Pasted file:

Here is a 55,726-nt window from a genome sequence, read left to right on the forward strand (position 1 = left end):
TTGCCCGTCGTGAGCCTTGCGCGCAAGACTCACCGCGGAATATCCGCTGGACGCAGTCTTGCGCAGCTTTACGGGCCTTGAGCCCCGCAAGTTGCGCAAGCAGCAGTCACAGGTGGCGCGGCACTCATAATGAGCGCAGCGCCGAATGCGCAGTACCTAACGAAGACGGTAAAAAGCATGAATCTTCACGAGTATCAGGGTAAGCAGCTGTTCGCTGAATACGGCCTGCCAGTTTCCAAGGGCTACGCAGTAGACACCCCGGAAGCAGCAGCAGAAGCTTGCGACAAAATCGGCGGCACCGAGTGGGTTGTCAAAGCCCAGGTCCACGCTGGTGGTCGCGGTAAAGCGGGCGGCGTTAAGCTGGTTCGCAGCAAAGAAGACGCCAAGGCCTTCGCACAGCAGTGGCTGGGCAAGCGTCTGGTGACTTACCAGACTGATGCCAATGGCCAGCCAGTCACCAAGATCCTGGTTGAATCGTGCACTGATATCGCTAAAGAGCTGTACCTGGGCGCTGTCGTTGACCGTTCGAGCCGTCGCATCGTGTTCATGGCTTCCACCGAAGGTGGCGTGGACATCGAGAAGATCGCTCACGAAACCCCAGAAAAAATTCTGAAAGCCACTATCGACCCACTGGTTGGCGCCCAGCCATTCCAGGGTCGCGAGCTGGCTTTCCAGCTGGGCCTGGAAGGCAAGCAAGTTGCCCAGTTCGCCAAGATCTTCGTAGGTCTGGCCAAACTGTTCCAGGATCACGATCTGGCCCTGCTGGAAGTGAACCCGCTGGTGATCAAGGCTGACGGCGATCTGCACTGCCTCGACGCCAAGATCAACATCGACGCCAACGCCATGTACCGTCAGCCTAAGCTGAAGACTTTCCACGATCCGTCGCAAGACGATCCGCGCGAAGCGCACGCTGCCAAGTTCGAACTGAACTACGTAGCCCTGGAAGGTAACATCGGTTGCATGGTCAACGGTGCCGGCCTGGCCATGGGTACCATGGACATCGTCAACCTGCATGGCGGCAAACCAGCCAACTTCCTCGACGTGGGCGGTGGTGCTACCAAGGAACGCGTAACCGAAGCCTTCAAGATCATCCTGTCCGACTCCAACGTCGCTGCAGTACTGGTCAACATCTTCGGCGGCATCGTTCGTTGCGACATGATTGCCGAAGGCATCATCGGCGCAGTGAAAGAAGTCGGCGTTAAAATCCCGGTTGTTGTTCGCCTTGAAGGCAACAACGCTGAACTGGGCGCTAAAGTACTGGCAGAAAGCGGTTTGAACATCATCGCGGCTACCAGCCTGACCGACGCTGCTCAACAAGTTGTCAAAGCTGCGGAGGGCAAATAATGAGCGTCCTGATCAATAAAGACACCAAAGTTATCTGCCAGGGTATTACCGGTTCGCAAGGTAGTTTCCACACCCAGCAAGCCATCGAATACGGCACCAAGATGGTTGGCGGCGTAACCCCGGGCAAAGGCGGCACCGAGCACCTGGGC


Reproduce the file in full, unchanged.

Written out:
Here is a 55,726-nt window from a genome sequence, read left to right on the forward strand (position 1 = left end):
TTGCCCGTCGTGAGCCTTGCGCGCAAGACTCACCGCGGAATATCCGCTGGACGCAGTCTTGCGCAGCTTTACGGGCCTTGAGCCCCGCAAGTTGCGCAAGCAGCAGTCACAGGTGGCGCGGCACTCATAATGAGCGCAGCGCCGAATGCGCAGTACCTAACGAAGACGGTAAAAAGCATGAATCTTCACGAGTATCAGGGTAAGCAGCTGTTCGCTGAATACGGCCTGCCAGTTTCCAAGGGCTACGCAGTAGACACCCCGGAAGCAGCAGCAGAAGCTTGCGACAAAATCGGCGGCACCGAGTGGGTTGTCAAAGCCCAGGTCCACGCTGGTGGTCGCGGTAAAGCGGGCGGCGTTAAGCTGGTTCGCAGCAAAGAAGACGCCAAGGCCTTCGCACAGCAGTGGCTGGGCAAGCGTCTGGTGACTTACCAGACTGATGCCAATGGCCAGCCAGTCACCAAGATCCTGGTTGAATCGTGCACTGATATCGCTAAAGAGCTGTACCTGGGCGCTGTCGTTGACCGTTCGAGCCGTCGCATCGTGTTCATGGCTTCCACCGAAGGTGGCGTGGACATCGAGAAGATCGCTCACGAAACCCCAGAAAAAATTCTGAAAGCCACTATCGACCCACTGGTTGGCGCCCAGCCATTCCAGGGTCGCGAGCTGGCTTTCCAGCTGGGCCTGGAAGGCAAGCAAGTTGCCCAGTTCGCCAAGATCTTCGTAGGTCTGGCCAAACTGTTCCAGGATCACGATCTGGCCCTGCTGGAAGTGAACCCGCTGGTGATCAAGGCTGACGGCGATCTGCACTGCCTCGACGCCAAGATCAACATCGACGCCAACGCCATGTACCGTCAGCCTAAGCTGAAGACTTTCCACGATCCGTCGCAAGACGATCCGCGCGAAGCGCACGCTGCCAAGTTCGAACTGAACTACGTAGCCCTGGAAGGTAACATCGGTTGCATGGTCAACGGTGCCGGCCTGGCCATGGGTACCATGGACATCGTCAACCTGCATGGCGGCAAACCAGCCAACTTCCTCGACGTGGGCGGTGGTGCTACCAAGGAACGCGTAACCGAAGCCTTCAAGATCATCCTGTCCGACTCCAACGTCGCTGCAGTACTGGTCAACATCTTCGGCGGCATCGTTCGTTGCGACATGATTGCCGAAGGCATCATCGGCGCAGTGAAAGAAGTCGGCGTTAAAATCCCGGTTGTTGTTCGCCTTGAAGGCAACAACGCTGAACTGGGCGCTAAAGTACTGGCAGAAAGCGGTTTGAACATCATCGCGGCTACCAGCCTGACCGACGCTGCTCAACAAGTTGTCAAAGCTGCGGAGGGCAAATAATGAGCGTCCTGATCAATAAAGACACCAAAGTTATCTGCCAGGGTATTACCGGTTCGCAAGGTAGTTTCCACACCCAGCAAGCCATCGAATACGGCACCAAGATGGTTGGCGGCGTAACCCCGGGCAAAGGCGGCACCGAGCACCTGGGC